Denis Peirce: Trophy trout at Pyramid Lake
We are fortunate to have a world class trophy trout fishery a few hours drive from home in the Nevada desert, Pyramid Lake. It is the home of the Lahontan Cutthroat trout. The original strain of this cutthroat was thought to have been extinct since the construction of a dam on the Truckee River which cutoff access to their spawning areas 100 years ago. In 2001 some of these trout were identified in a stream in eastern Nevada. A breeding program was started and over the last 20 years this strain of cutthroats was reintroduced into the lake.
The world record Lahontan Cutthroat was caught in Pyramid Lake a century ago and weighed in at over 40 pounds. The reintroduced trout have been growing and fish in the 25 pound class have been caught in recent years.
I have fished Pyramid Lake numerous times, primarily in the winter when the water has cooled and the fish can be caught from shore. The fishing season runs from Oct. 1 through June 30. Trout fishing is closed during the warm water season.
I had the opportunity to fish the lake in mid October this year by boat. Jason Lai and Cal Harris invited me to join their party which was doing a multi day trip to the lake. By opening day most years the water is down into the middle 60 degree range. In mid October this year, the surface water temp was 60 degrees. Surprisingly this temp was the same from the top down to the 65 foot depth. A couple of days before I arrived, the winds were as high as 30 mph, which kept most of the anglers off the water. Winds create a current that moves the surface water across the lake. There is a resultant reverse current that in effect mixes the water. I am assuming that the top 65 feet were mixed and the coldest water down deep remained separated by water density.
Typically the good fishing in October is found deep. This year was no exception. There were a number of small water craft just offshore far enough to fish down to the 40 foot level. There were also a good number of larger boats on the water.
We started the first day going north from the Pelican Point launch ramp. Our destination was Warrior Point a couple of miles distant. The ridge of the point extends well out into the lake. It was obvious where it was, due to the surface turbulence over the underwater ridge. My guess was that the lake currents hitting the ridge were deflected up towards the surface. We caught fish on either side of the ridge. We did well catching fish in the 20 to 24 inch range trolling flies and spoons.
The quest at Pyramid is a trophy cutthroat. The size range of the fish at Warrior Point would have been a trophy at most lakes in the Sierra. But Pyramid Lake is in a class of its own and we were after bigger fish. The decision was made to cross the lake and fish “Hell’s Kitchen” — an area known for bigger fish..
The eight mile trip across the lake takes about 20 minutes depending on the waves mid lake, which can be significantly larger than near shore. Hell’s Kitchen has a steep shore line dropping to more than 100 feet deep not far off shore. There seemed to be more boats working this stretch of shore than anywhere else on the lake. There was a mix of trolling boats and anglers fishing vertically from drifting boats. There was a boat from Mammoth Lakes with fly anglers casting sinking lines. Once their lines got down to the 45 foot range they were hooking up regularly as well.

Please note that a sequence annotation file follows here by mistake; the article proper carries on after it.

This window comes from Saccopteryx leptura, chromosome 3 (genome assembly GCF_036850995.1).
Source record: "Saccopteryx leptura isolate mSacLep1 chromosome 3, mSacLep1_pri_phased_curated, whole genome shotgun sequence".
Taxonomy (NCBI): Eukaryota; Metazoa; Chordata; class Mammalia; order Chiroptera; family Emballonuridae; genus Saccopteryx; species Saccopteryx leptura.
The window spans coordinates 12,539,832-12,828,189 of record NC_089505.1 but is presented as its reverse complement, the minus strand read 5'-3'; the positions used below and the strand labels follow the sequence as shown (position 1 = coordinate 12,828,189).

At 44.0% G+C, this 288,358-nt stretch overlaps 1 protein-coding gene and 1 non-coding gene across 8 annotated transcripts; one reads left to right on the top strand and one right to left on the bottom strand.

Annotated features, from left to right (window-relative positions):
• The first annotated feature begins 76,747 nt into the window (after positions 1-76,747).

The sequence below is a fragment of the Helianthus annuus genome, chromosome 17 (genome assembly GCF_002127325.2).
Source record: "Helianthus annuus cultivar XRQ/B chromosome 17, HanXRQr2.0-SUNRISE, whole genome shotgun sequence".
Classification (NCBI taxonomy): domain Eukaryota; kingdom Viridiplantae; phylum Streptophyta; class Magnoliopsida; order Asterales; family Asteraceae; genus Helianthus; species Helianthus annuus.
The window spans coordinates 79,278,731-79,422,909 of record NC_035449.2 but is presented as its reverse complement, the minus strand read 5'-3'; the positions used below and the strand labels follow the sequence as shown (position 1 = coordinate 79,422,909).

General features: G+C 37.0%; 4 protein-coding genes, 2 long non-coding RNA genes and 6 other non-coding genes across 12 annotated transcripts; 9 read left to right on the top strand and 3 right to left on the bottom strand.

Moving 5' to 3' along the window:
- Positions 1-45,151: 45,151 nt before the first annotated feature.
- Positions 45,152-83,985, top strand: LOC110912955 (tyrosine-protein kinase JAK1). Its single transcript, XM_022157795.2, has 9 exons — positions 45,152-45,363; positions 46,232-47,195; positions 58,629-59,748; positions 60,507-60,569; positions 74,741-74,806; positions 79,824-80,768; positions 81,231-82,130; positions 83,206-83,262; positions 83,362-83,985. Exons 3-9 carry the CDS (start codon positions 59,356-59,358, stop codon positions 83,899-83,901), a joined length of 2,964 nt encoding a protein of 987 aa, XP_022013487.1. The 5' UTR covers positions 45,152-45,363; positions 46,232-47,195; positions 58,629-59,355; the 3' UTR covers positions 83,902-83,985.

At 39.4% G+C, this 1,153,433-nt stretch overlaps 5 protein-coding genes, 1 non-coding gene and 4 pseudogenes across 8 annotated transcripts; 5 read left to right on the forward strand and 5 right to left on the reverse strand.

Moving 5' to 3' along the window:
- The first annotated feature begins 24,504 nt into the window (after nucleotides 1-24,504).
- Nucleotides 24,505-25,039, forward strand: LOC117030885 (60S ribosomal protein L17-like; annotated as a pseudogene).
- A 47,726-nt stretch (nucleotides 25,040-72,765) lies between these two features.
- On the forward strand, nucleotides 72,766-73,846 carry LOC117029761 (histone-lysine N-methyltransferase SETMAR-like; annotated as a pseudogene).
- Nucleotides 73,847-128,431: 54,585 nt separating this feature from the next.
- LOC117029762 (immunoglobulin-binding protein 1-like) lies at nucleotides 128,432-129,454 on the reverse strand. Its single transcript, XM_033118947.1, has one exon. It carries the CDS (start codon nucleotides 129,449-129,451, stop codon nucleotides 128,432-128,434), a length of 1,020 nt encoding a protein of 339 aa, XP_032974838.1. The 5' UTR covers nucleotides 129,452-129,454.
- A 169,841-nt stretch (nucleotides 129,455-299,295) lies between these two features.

We trolled flies between the 45 and 60 foot range off shore enough to keep from hanging up on the bottom structure. We used big flies in the 4 to 6 inch range, thinking that big flies and big fish would go together. We were not disappointed. The largest fish of the trip was hooked on this combination. It was a 16+ pound cutthroat caught in the afternoon of the second day by Jason Lai. This was the largest fish from Pyramid Lake that I have personally seen landed.
Now that we are in the middle of November, the lake temperature is well down below the 60 degree mark. These temps will have the fish moving into the shallow shoreline areas where bank anglers can do well.
Pyramid Lake is on an Indian reservation and no Nevada State fishing license is required. A tribal day permit is required to fish here. It is expensive at $24 per day but the chance to catch a huge trout keeps bringing the anglers back. A Pyramid Lake fishing trip can be done in a long day from home and it can be rewarding.
Denis Peirce writes a fishing column for The Union’s Outdoors section and is host of “The KNCO Fishing & Outdoor Report,” which airs 6-7 p.m. Fridays and 5-6 a.m. Saturdays on 830-AM radio. Contact him via his website at http://www.trollingflies.com
Support Local Journalism
Support Local Journalism
Readers around Grass Valley and Nevada County make The Union’s work possible. Your financial contribution supports our efforts to deliver quality, locally relevant journalism.
Now more than ever, your support is critical to help us keep our community informed about the evolving coronavirus pandemic and the impact it is having locally. Every contribution, however large or small, will make a difference.
Your donation will help us continue to cover COVID-19 and our other vital local news.
Start a dialogue, stay on topic and be civil.
If you don't follow the rules, your comment may be deleted.
User Legend: Moderator Trusted User
Urban Hiking is great when the weather is unstable as you can duck into a coffee shop if the rain picks up. Our historic foothill towns are a great place to get your steps in.…